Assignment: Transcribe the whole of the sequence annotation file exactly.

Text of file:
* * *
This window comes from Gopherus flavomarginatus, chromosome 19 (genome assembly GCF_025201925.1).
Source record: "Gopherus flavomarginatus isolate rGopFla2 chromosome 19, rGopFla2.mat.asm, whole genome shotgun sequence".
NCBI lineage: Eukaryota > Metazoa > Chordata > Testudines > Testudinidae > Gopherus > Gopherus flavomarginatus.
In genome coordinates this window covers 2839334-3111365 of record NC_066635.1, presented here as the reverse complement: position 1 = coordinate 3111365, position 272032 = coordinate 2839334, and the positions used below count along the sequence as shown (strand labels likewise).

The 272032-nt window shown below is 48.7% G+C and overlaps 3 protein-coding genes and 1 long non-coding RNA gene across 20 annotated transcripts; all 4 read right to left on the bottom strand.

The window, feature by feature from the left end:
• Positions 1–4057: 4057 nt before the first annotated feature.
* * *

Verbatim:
This window comes from Gopherus flavomarginatus, chromosome 19 (genome assembly GCF_025201925.1).
Source record: "Gopherus flavomarginatus isolate rGopFla2 chromosome 19, rGopFla2.mat.asm, whole genome shotgun sequence".
NCBI lineage: Eukaryota > Metazoa > Chordata > Testudines > Testudinidae > Gopherus > Gopherus flavomarginatus.
In genome coordinates this window covers 2839334-3111365 of record NC_066635.1, presented here as the reverse complement: position 1 = coordinate 3111365, position 272032 = coordinate 2839334, and the positions used below count along the sequence as shown (strand labels likewise).

The 272032-nt window shown below is 48.7% G+C and overlaps 3 protein-coding genes and 1 long non-coding RNA gene across 20 annotated transcripts; all 4 read right to left on the bottom strand.

The window, feature by feature from the left end:
• Positions 1–4057: 4057 nt before the first annotated feature.